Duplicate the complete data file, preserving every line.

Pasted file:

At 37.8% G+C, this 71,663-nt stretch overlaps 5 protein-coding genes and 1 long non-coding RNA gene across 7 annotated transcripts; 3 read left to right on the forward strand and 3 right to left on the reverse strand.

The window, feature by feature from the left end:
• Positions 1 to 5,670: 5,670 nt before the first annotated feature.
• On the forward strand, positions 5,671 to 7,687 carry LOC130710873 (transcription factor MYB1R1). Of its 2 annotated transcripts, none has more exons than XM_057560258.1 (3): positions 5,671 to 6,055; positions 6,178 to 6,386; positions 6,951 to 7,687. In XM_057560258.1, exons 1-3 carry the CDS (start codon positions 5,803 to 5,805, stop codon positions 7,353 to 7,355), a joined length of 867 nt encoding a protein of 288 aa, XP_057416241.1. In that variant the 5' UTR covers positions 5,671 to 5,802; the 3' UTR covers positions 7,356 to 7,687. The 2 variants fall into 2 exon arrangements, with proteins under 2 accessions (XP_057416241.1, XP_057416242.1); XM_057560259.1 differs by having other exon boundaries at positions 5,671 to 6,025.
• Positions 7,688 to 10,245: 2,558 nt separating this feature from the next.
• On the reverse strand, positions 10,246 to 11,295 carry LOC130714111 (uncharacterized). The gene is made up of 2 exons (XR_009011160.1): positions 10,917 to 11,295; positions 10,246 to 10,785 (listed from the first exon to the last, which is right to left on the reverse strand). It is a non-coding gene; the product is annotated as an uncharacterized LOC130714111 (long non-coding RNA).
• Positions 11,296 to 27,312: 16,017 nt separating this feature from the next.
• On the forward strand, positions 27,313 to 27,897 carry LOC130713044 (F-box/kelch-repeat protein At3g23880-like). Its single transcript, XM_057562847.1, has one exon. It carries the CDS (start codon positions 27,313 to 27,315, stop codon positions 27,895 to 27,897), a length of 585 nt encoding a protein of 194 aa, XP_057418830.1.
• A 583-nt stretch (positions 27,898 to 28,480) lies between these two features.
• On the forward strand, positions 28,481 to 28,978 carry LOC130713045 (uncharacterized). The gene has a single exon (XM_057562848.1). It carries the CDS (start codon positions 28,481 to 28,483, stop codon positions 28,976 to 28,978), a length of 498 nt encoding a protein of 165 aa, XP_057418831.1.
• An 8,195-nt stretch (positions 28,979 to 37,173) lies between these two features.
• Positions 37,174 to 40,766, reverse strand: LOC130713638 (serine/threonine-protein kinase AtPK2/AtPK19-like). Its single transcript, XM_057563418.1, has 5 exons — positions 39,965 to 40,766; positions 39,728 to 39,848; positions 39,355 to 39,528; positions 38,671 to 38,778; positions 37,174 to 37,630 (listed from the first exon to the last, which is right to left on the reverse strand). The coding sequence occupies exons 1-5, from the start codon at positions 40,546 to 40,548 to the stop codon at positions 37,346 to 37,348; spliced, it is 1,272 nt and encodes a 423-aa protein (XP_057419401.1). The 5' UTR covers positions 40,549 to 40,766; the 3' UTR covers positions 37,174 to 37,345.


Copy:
At 37.8% G+C, this 71,663-nt stretch overlaps 5 protein-coding genes and 1 long non-coding RNA gene across 7 annotated transcripts; 3 read left to right on the forward strand and 3 right to left on the reverse strand.

The window, feature by feature from the left end:
• Positions 1 to 5,670: 5,670 nt before the first annotated feature.
• On the forward strand, positions 5,671 to 7,687 carry LOC130710873 (transcription factor MYB1R1). Of its 2 annotated transcripts, none has more exons than XM_057560258.1 (3): positions 5,671 to 6,055; positions 6,178 to 6,386; positions 6,951 to 7,687. In XM_057560258.1, exons 1-3 carry the CDS (start codon positions 5,803 to 5,805, stop codon positions 7,353 to 7,355), a joined length of 867 nt encoding a protein of 288 aa, XP_057416241.1. In that variant the 5' UTR covers positions 5,671 to 5,802; the 3' UTR covers positions 7,356 to 7,687. The 2 variants fall into 2 exon arrangements, with proteins under 2 accessions (XP_057416241.1, XP_057416242.1); XM_057560259.1 differs by having other exon boundaries at positions 5,671 to 6,025.
• Positions 7,688 to 10,245: 2,558 nt separating this feature from the next.
• On the reverse strand, positions 10,246 to 11,295 carry LOC130714111 (uncharacterized). The gene is made up of 2 exons (XR_009011160.1): positions 10,917 to 11,295; positions 10,246 to 10,785 (listed from the first exon to the last, which is right to left on the reverse strand). It is a non-coding gene; the product is annotated as an uncharacterized LOC130714111 (long non-coding RNA).
• Positions 11,296 to 27,312: 16,017 nt separating this feature from the next.
• On the forward strand, positions 27,313 to 27,897 carry LOC130713044 (F-box/kelch-repeat protein At3g23880-like). Its single transcript, XM_057562847.1, has one exon. It carries the CDS (start codon positions 27,313 to 27,315, stop codon positions 27,895 to 27,897), a length of 585 nt encoding a protein of 194 aa, XP_057418830.1.
• A 583-nt stretch (positions 27,898 to 28,480) lies between these two features.
• On the forward strand, positions 28,481 to 28,978 carry LOC130713045 (uncharacterized). The gene has a single exon (XM_057562848.1). It carries the CDS (start codon positions 28,481 to 28,483, stop codon positions 28,976 to 28,978), a length of 498 nt encoding a protein of 165 aa, XP_057418831.1.
• An 8,195-nt stretch (positions 28,979 to 37,173) lies between these two features.
• Positions 37,174 to 40,766, reverse strand: LOC130713638 (serine/threonine-protein kinase AtPK2/AtPK19-like). Its single transcript, XM_057563418.1, has 5 exons — positions 39,965 to 40,766; positions 39,728 to 39,848; positions 39,355 to 39,528; positions 38,671 to 38,778; positions 37,174 to 37,630 (listed from the first exon to the last, which is right to left on the reverse strand). The coding sequence occupies exons 1-5, from the start codon at positions 40,546 to 40,548 to the stop codon at positions 37,346 to 37,348; spliced, it is 1,272 nt and encodes a 423-aa protein (XP_057419401.1). The 5' UTR covers positions 40,549 to 40,766; the 3' UTR covers positions 37,174 to 37,345.